Back in 2014, I had the good fortune of attending ICRA, the International Conference on Robotics & Automation. One of the workshops I attended was the Workshop on General Intelligence for Humanoid Robots. The guy who organized that is a pioneer in the field of General Intelligence, Ben Goertzel. During his presentation he said something that has really stuck with me:

…so, AI includes, conceptually, making systems that are intelligent like C3P0, HAL9000 or a thousand times smarter than any human being. The field of AI also includes “Expert Systems“ for say, medical diagnosis, that just goes through a hand coded list of rules or say a neural net control system for a self-driving car, which is highly specialized for that type of car. AI is a very big umbrella, so it’s not particularly clear where AI leaves off and algorithms begin, is there really a big difference between all the algorithms in an AI textbook and the algorithms in an algorithms textbook? Drawing borders between disciplines is not the most interesting thing, the world cuts across all the disciplinary boundaries anyway.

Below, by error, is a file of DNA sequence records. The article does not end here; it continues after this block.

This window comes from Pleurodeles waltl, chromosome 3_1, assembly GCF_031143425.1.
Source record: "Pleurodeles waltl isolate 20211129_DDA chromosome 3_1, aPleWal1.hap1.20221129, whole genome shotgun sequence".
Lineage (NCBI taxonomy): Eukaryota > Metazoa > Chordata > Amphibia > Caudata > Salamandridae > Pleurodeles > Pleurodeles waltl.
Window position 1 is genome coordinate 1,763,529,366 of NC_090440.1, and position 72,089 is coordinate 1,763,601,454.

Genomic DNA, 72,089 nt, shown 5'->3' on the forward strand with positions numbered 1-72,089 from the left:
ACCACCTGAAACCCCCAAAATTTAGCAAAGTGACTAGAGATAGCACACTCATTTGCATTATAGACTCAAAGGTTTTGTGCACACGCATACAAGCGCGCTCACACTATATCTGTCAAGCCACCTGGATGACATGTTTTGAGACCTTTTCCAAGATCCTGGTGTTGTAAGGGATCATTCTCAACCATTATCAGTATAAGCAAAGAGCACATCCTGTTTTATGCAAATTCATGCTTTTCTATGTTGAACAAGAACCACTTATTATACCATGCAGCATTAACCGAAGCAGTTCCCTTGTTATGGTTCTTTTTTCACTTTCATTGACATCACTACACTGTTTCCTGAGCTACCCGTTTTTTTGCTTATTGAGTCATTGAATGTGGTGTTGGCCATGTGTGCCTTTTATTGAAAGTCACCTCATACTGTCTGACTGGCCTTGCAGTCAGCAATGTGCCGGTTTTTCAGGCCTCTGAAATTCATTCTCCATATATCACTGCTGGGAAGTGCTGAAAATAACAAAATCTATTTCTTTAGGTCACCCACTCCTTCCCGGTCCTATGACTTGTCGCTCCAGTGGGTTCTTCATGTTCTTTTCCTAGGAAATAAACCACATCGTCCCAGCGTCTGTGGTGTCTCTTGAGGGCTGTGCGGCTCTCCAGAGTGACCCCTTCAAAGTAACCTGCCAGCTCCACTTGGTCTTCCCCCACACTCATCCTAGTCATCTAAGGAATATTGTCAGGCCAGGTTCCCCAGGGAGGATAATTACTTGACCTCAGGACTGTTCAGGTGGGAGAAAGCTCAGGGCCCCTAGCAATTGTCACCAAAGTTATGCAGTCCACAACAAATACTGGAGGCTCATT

Ben Goertzel

That notion of it’s all just algorithms has always been something that I’ve kept in mind when talking about “AI”.

At the end of the day, for the purposes of this blog, I’m going to consider something intelligent as long as it as it loosely conforms to the definition I laid out in my first post here (What is IUI?)

Improving the acumen, acuity, and productivity of people by applying computational intelligence to experience design.

What do you think?

IUI Example – Kayak

This post is incredibly personal, I love to travel. Just look at my profile on Twitter…

Anyway… 🙂

One of the biggest questions someone has when they’re looking to book a flight is whether the price will go up or down, in other words, should they buy now or wait?

Kayak offers people an answer to this question with a little indicator “OUR ADVICE”.